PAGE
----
Who owns what and who 'gets to' just chill while the solar robots brush their teeth? Heady questions. "Tired yet?"

The Aragon Project has a really interesting take on open source governance:


A digital jurisdiction

> Aragon Network will be the first community governed decentralized organization whose goal is to act as a digital jurisdiction, an online decentralized court system that isn’t bound by traditional artificial barriers such as national jurisdictions or the borders of a single country.

Aragon organizations can be upgraded seamlessly using our aragonOS architecture. They can solve disputes between two parties by using the decentralized court system, a digital jurisdiction that operates only online and utilizes your peers to resolve issues.

The Aragon Network Token, ANT, puts the power into the hands of the people participating in the operation of the Network. Every single aspect of the Network will be governed by those willing to make an effort for a better future. """


Today, Europe Lost The Internet. Now, We Fight Back

Here's a quote from this excellent article:

> An error rate of even one percent will still mean tens of millions of acts of arbitrary censorship, every day.

And a redundant -- positively defiant -- link and page title:

"Today, Europe Lost The Internet. Now, We Fight Back."

Firms with 50 or less employees should stay that small, really.

VPN providers in North and South America FTW.


Technically, the phrase "Useful Arts and Sciences" in the Copyright Clause of the US Constitution applies to just that; the definitions of which have coincidentally changed over the years.

The harms to Freedom of Speech -- i.e. impossible 99% accuracy in content filtering still results in far too much censorship -- so significantly outweigh the benefits for a limited number of special interests intending to thwart inferior American information services which also currently host "art" and content pertaining to the "useful arts"; that it's hard to believe this new policy will have it's intended effects.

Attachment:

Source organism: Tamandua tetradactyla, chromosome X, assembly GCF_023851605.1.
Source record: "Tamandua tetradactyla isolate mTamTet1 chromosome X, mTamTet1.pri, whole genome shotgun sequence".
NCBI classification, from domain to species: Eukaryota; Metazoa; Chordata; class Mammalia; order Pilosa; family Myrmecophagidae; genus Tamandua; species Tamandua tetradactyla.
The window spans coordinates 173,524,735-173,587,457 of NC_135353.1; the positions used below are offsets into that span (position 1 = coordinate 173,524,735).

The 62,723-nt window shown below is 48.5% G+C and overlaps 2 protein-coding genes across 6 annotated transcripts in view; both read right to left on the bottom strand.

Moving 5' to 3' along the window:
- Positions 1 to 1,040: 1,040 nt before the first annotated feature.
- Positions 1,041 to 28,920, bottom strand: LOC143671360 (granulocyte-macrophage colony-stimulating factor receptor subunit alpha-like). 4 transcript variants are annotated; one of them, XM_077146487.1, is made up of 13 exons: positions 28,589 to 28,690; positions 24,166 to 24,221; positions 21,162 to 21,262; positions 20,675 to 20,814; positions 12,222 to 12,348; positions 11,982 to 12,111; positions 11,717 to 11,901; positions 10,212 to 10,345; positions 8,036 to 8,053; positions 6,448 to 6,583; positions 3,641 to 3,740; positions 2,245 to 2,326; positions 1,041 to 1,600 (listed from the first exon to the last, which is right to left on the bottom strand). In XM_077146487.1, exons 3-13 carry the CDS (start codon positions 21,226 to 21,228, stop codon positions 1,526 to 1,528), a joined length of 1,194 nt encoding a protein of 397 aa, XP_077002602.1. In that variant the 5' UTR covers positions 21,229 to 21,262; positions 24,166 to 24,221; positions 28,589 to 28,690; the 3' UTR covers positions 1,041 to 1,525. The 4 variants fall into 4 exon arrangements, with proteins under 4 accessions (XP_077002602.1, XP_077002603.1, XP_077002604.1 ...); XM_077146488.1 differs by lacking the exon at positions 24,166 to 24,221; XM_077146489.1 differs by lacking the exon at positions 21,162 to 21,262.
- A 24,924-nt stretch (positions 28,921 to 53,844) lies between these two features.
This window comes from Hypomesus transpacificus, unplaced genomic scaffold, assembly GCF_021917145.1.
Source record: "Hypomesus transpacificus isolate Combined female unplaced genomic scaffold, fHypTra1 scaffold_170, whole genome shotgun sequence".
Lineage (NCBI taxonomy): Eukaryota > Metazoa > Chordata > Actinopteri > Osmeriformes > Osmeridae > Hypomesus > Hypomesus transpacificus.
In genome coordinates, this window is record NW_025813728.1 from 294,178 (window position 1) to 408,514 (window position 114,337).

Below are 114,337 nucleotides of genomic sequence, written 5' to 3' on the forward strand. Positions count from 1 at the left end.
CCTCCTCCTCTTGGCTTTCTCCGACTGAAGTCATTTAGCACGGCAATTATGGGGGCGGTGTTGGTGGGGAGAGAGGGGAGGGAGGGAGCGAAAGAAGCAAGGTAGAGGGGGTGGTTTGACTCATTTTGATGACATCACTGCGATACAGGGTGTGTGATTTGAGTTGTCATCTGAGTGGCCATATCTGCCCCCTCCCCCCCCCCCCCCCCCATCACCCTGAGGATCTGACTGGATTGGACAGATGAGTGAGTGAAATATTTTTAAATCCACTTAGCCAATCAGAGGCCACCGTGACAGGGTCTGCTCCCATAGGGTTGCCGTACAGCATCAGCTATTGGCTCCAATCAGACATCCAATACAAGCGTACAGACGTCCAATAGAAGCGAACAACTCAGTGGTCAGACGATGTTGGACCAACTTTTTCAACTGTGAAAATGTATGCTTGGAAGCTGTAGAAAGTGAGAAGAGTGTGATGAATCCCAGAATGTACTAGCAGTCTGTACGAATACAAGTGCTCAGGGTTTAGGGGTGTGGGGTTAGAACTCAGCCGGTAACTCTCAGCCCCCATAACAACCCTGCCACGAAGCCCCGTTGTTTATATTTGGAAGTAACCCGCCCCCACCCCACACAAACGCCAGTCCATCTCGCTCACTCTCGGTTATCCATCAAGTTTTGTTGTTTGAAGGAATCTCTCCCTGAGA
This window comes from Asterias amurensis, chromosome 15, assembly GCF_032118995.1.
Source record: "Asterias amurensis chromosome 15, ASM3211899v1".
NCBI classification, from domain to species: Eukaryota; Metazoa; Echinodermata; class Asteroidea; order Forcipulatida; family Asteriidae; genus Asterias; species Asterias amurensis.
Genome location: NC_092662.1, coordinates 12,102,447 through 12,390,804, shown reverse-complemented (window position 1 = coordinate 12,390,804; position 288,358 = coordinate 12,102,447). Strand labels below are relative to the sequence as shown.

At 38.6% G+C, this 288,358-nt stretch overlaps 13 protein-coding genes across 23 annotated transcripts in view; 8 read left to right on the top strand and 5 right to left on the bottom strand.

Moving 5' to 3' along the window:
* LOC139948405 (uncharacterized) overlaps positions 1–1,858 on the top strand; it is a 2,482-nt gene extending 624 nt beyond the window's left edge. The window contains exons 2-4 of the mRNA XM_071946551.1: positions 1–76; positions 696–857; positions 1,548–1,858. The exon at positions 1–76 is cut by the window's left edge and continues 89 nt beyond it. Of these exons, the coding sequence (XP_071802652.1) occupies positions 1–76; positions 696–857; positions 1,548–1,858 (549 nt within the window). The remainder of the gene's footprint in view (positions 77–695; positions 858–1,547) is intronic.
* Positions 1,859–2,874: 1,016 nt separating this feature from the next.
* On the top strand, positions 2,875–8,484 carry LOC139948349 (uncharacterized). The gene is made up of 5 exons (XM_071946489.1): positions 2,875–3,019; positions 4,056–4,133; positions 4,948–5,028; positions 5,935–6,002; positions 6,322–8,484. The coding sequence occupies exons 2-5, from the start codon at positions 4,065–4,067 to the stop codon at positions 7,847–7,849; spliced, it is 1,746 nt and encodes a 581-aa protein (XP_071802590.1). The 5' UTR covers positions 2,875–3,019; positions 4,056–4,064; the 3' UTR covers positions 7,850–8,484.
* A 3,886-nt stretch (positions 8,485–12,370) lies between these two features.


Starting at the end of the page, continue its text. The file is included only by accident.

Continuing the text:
Haven't there been multiple studies which show that free marketing from e.g. content piracy -- people who experience and recommended said goods at $0 -- is actually a net positive for the large corporate entertainment industry? That, unimpeded, content spreads like the common cold through word of mouth; resulting in greater number of artful impressions.

How can they not anticipate de-listing of EU content from news and academic article aggregators as an outcome of these new policies? (Resulting in even greater outsized impact on one possible front page that consumers can choose to consume)

For countries in the EU with less than 300 million voters, if you want:

- time for your headline: $

- time for your snippet: $$

- time for your og:description: $$

- free video hosting: $$$

- video revenue: $$$$

- < 30% American content: $$$$$

Pay your bill.

And what of academic article aggregators? Can they still index schema:ScholarlyArticle titles and provide a value-added information service for science?